How Immigration Has Impoverished Britain: 75% of Pakistani and Bangladeshi Children “Live in Poverty”
Claims that immigration is economically beneficial for Britain have been destroyed by news that three-quarters of Pakistani and Bangladeshi children in the UK are being brought up in families that are living on poverty-level income.
The report, issued by Millennium Cohort Study, which is tracking children born between 2000 and 2002, has found that 73 per cent of the Pakistani and Bangladeshi seven-year olds were in families estimated to be living on less than 60 per cent of the average national household income.
Just over half of the black children (51 percent) in the Millennium cohort were in such low-income families, compared with one in four white (26 percent) and Indian (25percent) children, said an official press release.
“Predictably, low income was strongly linked to joblessness among parents, say researchers at the Institute of Education, University of London, who collected information from almost 14,000 families in England, Scotland, Wales and Northern Ireland in 2008/9.”
According to the report, among fathers, Pakistanis and Bangladeshis had the highest unemployment rate (15 percent) – well above the UK average of 6 per cent. Unemployment among black fathers was also high (11 percent) but Indians were less likely to be unemployed (4 percent) than whites (5.5 percent).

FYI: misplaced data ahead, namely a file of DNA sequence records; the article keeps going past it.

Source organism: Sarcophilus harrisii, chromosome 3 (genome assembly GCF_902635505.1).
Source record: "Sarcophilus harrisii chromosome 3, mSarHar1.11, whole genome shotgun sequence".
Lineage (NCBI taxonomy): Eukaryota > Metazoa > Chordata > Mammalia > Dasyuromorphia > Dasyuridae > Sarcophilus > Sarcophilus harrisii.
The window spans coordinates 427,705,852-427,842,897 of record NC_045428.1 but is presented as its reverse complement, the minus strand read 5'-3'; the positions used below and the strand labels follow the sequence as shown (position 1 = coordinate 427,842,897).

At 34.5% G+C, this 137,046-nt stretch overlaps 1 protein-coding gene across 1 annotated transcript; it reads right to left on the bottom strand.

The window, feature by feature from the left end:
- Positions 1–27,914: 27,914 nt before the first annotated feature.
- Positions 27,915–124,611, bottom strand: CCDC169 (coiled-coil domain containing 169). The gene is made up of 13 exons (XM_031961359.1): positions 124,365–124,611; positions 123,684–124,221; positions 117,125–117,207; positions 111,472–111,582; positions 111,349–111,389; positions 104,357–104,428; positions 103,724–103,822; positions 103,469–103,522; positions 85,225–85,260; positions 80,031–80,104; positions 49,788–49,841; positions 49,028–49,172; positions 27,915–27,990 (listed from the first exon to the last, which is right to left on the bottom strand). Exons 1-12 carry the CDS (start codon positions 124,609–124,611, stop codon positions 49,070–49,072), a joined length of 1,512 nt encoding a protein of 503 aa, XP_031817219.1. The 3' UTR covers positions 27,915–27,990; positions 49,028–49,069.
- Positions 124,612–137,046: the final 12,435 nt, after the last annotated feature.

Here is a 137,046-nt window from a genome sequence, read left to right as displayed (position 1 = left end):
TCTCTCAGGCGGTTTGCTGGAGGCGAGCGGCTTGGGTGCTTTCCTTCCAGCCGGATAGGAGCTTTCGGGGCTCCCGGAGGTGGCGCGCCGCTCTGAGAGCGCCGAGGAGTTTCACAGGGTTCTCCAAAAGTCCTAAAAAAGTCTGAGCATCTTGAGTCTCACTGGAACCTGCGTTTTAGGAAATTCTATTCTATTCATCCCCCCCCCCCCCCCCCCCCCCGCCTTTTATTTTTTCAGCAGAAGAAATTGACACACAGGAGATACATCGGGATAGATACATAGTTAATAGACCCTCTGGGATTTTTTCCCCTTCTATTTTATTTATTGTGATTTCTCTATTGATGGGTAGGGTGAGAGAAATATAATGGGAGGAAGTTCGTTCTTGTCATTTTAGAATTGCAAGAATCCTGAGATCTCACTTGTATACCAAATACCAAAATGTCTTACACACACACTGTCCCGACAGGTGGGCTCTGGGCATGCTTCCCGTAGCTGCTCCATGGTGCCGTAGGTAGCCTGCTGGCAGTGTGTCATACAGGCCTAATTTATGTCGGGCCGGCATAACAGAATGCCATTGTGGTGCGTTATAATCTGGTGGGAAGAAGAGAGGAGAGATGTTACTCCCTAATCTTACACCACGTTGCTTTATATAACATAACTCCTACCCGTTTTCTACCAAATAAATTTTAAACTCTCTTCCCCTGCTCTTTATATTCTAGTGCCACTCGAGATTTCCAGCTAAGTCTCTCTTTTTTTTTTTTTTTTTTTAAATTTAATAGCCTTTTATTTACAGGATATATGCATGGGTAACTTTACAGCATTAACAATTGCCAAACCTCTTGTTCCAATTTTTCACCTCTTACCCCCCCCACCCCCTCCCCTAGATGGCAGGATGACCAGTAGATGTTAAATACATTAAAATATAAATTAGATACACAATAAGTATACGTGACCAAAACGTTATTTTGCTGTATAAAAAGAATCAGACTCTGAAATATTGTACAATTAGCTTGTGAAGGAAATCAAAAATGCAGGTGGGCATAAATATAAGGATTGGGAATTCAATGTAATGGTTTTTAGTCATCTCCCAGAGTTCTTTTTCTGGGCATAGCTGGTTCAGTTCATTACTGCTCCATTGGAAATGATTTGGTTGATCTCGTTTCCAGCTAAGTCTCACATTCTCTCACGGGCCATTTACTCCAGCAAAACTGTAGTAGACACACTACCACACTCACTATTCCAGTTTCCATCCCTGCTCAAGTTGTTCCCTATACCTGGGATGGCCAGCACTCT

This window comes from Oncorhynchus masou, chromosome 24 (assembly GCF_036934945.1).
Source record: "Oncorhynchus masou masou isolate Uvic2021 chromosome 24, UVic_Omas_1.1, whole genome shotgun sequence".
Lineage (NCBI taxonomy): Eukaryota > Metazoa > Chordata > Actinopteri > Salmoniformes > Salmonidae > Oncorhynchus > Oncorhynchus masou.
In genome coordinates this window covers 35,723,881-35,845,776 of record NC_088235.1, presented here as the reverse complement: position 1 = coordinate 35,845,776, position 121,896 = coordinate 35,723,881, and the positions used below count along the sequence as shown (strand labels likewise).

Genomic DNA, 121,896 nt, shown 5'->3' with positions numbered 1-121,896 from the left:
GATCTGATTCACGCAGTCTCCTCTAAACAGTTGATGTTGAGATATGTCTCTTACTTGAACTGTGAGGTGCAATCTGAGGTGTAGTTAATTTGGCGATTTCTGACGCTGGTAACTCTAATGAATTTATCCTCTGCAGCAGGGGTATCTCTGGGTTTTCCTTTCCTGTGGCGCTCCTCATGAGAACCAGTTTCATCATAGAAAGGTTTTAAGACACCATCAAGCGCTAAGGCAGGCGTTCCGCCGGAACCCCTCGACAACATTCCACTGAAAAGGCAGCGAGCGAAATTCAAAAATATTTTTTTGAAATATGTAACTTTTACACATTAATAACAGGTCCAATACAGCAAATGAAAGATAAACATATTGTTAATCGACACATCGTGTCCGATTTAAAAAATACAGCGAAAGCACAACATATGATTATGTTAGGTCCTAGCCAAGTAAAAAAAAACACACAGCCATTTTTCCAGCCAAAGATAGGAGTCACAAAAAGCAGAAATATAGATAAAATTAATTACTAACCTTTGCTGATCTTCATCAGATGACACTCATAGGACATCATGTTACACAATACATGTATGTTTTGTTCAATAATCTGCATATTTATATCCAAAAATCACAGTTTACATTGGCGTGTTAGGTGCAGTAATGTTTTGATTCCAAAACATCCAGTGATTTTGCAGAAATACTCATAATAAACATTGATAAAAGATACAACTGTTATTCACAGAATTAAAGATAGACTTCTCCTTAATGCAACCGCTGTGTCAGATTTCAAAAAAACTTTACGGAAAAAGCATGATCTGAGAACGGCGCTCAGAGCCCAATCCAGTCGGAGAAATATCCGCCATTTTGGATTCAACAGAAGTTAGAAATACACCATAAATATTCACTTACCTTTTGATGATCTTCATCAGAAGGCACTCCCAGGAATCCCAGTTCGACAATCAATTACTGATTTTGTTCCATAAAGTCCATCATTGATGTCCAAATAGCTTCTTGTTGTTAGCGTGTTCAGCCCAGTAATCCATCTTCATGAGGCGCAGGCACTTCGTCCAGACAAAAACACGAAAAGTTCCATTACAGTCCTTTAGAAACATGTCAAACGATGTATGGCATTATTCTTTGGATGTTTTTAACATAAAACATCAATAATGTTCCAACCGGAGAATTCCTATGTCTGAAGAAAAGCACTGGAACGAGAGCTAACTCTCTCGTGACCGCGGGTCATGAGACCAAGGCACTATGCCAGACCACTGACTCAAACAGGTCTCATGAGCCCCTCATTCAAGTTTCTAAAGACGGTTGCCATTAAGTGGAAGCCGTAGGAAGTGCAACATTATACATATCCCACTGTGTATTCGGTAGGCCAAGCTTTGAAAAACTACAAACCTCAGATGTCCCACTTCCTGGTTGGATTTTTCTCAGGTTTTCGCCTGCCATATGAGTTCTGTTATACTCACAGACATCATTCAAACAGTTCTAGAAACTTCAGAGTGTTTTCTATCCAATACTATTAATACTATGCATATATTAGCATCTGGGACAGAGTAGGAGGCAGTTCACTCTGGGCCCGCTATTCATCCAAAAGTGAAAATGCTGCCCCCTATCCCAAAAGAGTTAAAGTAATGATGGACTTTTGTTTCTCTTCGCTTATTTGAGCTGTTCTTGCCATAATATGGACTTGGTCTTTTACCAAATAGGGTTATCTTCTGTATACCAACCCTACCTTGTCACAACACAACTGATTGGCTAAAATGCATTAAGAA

Almost two-thirds (64 percent) of white and Indian mothers had jobs, compared with half (52 percent) of black mothers and only 17 per cent of Pakistani and Bangladeshi mothers.
A much higher proportion of children in lone-parent families (63 percent) were living below the study’s poverty line than those with married (16percent) or cohabiting (30 percent) parents.
“The incidence of income poverty for the Millennium cohort families has not changed appreciably over the first seven years of the children’s lives,” says Professor Heather Joshi, the study’s director.
“Despite government efforts to eradicate child poverty almost three in 10 children are still in poor families at age 7. It’s particularly disappointing that around one in five seven-year-olds is in severe poverty – on incomes below half the national average.”
The findings appear in a report published today by the Institute of Education’s Centre for Longitudinal Studies: Millennium Cohort Study, Fourth Survey: A User's Guide to Initial Findings. Copies of the report can be downloaded here.